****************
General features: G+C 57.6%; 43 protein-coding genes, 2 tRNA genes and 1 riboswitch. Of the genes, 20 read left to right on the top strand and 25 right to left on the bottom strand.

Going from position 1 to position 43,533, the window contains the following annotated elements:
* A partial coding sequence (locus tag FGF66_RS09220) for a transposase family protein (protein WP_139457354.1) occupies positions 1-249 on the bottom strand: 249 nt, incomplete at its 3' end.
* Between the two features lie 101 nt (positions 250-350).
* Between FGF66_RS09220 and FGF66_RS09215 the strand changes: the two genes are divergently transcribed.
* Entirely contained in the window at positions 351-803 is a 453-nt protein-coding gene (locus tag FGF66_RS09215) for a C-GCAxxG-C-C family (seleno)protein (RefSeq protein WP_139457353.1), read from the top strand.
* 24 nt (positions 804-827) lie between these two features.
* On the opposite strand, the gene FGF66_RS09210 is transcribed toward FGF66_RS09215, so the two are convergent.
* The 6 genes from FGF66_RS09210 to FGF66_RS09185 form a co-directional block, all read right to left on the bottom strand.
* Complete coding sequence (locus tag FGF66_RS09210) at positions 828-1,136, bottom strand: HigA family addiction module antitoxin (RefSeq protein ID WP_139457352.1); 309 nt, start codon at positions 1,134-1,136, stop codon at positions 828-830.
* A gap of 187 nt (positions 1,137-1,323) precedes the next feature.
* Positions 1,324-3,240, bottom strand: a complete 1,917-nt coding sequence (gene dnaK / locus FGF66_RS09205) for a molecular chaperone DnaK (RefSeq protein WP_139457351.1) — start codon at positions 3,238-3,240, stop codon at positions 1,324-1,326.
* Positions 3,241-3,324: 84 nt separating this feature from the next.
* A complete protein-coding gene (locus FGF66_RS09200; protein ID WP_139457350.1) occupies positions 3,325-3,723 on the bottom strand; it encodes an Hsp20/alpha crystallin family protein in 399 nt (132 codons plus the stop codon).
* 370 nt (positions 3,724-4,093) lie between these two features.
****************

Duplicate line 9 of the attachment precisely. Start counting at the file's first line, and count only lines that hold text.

* The 6 genes from FGF66_RS09210 to FGF66_RS09185 form a co-directional block, all read right to left on the bottom strand.